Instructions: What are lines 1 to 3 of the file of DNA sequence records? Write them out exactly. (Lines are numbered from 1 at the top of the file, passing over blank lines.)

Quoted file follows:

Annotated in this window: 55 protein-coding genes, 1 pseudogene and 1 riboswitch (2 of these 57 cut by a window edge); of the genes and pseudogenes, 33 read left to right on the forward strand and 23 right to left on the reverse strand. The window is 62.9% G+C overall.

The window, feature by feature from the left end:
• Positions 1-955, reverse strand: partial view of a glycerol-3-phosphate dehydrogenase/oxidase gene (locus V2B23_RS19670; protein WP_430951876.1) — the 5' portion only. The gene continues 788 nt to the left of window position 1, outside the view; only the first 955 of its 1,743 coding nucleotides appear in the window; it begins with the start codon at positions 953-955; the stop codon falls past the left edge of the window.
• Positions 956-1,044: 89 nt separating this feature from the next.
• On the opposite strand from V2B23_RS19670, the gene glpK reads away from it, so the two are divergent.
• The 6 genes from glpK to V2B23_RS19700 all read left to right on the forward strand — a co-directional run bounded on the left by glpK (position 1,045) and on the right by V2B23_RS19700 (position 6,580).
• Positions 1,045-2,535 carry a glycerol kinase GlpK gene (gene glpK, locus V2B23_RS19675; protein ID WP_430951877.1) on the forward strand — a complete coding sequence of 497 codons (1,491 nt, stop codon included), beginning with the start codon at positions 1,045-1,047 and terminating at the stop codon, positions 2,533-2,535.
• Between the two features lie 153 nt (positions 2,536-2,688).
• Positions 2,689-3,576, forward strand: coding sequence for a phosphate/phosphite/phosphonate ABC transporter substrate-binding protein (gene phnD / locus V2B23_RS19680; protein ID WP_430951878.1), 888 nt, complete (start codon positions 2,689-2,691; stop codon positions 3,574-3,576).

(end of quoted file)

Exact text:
Annotated in this window: 55 protein-coding genes, 1 pseudogene and 1 riboswitch (2 of these 57 cut by a window edge); of the genes and pseudogenes, 33 read left to right on the forward strand and 23 right to left on the reverse strand. The window is 62.9% G+C overall.

The window, feature by feature from the left end:
• Positions 1-955, reverse strand: partial view of a glycerol-3-phosphate dehydrogenase/oxidase gene (locus V2B23_RS19670; protein WP_430951876.1) — the 5' portion only. The gene continues 788 nt to the left of window position 1, outside the view; only the first 955 of its 1,743 coding nucleotides appear in the window; it begins with the start codon at positions 953-955; the stop codon falls past the left edge of the window.